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The Chinese word for building connections and maintaining relationships is ‘guanxi’, which also implies the ability to get things done. Guanxi is as relevant in business as in personal lives, which are often one and the same in China.

At first glance, guanxi and its relational approach to business appear closed when compared to the western transactional outlook. In the west, business is put before personal when representing a company, but in China guanxi is often key in the ability to broker a deal. In its worst form, guanxi can lead to corruption and many in the west view it in this negative context, but it is a much more complex concept that is deep-rooted in Chinese society.

As with many words in Chinese, hints to its meaning lie in the make-up of the characters:

關係

The first character guan means pass, which features in the name of one of China’s best-preserved military buildings, Jiayuguan. Jiayuguan is a gate along the Great Wall through which people were banished by Imperial decree in ancient times. Through the other side of the gate lies the Gobi Desert, and beyond that the west, a journey from which very few condemned Chinese ever returned.

The right character xi signifies the relationships between people, which features the human radical. In simplified form, the characters for guanxi lose much of their implied meaning, which again highlights the amount that can be learnt by studying both forms when studying Chinese:

关系

So, if the key to remaining within the safety and protection of the gates is human relationships, it’s apparent the importance that is placed on personal relationships in China and how these can often trump what is seen as good business practice in the west.

The importance of guanxi became ever more important during the Cultural Revolution of the 1960s and 1970s. As families were often encouraged to report on each other to enforce communism, guanxi became an important way to build and maintain trust within communities. Then, as China’s market economy developed, business continued to be conducted through personal networks as a lack of formal contracts and legal framework meant that it was a way of ensuring trust. For these reasons, Chinese companies still feel more comfortable doing business with enterprises to which they have a personal connection, which is equally important for western companies trying to establish a strong foothold in China.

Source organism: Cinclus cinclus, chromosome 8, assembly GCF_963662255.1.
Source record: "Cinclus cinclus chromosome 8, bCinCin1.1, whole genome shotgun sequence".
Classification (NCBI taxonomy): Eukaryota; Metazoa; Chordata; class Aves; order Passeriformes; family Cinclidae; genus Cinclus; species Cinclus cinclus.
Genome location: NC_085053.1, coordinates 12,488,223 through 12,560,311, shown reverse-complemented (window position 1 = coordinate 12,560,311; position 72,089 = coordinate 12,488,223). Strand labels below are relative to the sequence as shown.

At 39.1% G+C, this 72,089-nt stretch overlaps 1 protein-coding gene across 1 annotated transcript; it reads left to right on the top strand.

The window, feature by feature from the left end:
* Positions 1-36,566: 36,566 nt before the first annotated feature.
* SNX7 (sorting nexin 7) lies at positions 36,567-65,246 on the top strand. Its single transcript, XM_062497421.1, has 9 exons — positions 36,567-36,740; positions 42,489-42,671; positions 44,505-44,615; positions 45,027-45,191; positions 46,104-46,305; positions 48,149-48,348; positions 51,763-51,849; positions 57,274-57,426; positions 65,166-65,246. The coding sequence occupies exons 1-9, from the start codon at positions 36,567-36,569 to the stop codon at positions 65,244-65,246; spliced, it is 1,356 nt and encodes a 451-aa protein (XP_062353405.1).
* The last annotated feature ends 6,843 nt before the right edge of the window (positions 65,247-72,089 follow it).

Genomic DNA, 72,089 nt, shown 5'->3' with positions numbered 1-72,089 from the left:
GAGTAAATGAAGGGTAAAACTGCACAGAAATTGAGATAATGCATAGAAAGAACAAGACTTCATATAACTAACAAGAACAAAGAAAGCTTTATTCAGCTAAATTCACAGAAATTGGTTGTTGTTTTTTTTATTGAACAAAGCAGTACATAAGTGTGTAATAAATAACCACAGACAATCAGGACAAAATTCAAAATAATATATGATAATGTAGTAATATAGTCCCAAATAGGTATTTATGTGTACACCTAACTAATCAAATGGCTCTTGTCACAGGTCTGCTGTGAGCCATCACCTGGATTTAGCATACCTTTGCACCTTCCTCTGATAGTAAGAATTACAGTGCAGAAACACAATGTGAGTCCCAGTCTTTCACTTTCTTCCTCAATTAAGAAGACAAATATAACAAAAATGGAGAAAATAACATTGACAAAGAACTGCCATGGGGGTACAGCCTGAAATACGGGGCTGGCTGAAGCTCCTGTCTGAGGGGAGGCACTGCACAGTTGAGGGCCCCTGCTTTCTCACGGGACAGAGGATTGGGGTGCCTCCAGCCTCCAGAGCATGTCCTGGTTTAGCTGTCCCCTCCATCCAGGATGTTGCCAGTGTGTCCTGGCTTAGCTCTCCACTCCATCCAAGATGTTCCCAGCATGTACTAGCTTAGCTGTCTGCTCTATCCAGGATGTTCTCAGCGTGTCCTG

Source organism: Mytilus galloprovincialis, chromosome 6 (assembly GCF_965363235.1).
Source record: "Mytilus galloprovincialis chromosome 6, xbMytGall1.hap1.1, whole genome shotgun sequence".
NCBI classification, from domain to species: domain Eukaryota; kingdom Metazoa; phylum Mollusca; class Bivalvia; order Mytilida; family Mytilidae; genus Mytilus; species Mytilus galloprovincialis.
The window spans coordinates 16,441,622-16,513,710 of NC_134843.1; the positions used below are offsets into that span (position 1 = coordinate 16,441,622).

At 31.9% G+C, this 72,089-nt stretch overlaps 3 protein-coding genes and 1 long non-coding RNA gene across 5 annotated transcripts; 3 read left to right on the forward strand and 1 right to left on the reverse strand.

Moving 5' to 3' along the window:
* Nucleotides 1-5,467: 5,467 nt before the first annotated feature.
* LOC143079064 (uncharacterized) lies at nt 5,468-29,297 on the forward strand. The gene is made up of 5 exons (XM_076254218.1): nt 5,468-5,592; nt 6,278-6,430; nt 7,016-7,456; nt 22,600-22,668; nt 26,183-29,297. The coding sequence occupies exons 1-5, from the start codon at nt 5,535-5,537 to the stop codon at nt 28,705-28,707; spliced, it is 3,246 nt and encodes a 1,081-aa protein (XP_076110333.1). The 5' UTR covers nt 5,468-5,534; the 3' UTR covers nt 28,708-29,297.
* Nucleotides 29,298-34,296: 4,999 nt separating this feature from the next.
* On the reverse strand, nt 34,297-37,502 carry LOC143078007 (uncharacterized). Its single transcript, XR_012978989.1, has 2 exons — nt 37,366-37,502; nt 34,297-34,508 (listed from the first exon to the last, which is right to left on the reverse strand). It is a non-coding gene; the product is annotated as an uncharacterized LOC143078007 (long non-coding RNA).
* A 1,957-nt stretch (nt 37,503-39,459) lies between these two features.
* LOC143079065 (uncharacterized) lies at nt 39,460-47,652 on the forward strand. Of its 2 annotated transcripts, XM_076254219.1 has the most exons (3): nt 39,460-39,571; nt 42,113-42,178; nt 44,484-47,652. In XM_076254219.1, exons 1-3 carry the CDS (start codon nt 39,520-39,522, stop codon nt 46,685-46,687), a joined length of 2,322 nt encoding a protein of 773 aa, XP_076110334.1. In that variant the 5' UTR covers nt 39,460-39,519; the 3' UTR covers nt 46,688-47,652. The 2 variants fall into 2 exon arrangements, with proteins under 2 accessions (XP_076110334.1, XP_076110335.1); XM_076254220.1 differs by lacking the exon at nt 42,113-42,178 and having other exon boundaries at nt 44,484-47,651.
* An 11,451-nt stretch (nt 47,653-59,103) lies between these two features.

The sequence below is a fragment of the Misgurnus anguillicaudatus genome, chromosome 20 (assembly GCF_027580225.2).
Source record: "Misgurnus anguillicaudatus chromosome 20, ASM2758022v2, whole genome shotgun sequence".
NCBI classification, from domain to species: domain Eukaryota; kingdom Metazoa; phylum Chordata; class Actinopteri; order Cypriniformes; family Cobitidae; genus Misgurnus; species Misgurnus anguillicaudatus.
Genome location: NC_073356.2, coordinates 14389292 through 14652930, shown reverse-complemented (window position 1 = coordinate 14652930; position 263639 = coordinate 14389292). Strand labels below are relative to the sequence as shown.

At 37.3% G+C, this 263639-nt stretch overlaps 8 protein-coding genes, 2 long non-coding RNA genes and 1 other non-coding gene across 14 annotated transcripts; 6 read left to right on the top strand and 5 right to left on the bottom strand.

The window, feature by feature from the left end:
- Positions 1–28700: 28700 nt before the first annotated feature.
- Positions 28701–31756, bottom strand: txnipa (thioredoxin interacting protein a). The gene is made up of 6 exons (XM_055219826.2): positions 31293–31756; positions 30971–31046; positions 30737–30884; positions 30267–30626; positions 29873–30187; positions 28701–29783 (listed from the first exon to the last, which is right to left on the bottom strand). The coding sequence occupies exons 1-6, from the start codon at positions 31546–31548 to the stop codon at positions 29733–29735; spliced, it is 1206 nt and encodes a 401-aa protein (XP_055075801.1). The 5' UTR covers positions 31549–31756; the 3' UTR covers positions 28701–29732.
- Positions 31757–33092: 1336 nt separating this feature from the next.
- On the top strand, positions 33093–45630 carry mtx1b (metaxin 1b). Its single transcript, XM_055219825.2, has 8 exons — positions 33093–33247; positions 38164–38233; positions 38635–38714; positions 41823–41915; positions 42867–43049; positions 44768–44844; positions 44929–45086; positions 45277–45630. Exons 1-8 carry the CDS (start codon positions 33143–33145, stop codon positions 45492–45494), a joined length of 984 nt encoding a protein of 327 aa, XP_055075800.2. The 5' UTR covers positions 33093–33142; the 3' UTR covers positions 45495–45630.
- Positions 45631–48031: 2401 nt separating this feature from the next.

That said, guanxi is not something that can be developed overnight, rather it is something that you will carry with you for your whole life. Whereas in the old boy networks still prevalent in western business circles there may be no expectation of reciprocation for favours granted, in Chinese culture you can be called upon to return a favour even if you have drifted years apart. I am reminded of a wealthy Chinese friend who treated me to many enjoyable evenings in Shanghai, who then expected me to be able to help his friend of a friend attain a visa to visit the UK. Despite me explaining I had no way of helping out, he was extremely perturbed at my apparent inability to return his favours.

In recent years, the negative side of guanxi has come under scrutiny in China, particularly on social media. Scandals such as that of Li Qiming, the son of prominent government official Li Gang, have rocked the country and caused divides. Li taunted ‘Sue me if you dare, my Dad is Li Gang!’ after the car he was drunkenly driving killed and injured two young university students, which quite rightly sparked outrage throughout China. Li was subsequently sentenced to six years in jail and his dad was shown weeping on television by way of national apology.

Whilst guanxi in China isn’t everything, it is still very important both when conducting business and living in China. However, China has an extremely competitive business environment that has opened rapidly to western business practices, so it is by no means an unsurmountable barrier to entry. Choosing strong partners with a reputation for long-term commitment and experience in helping western companies bridge the gap with China will increase your chances of being granted access to their extended networks… just note that they will expect the same in return should it ever be required!

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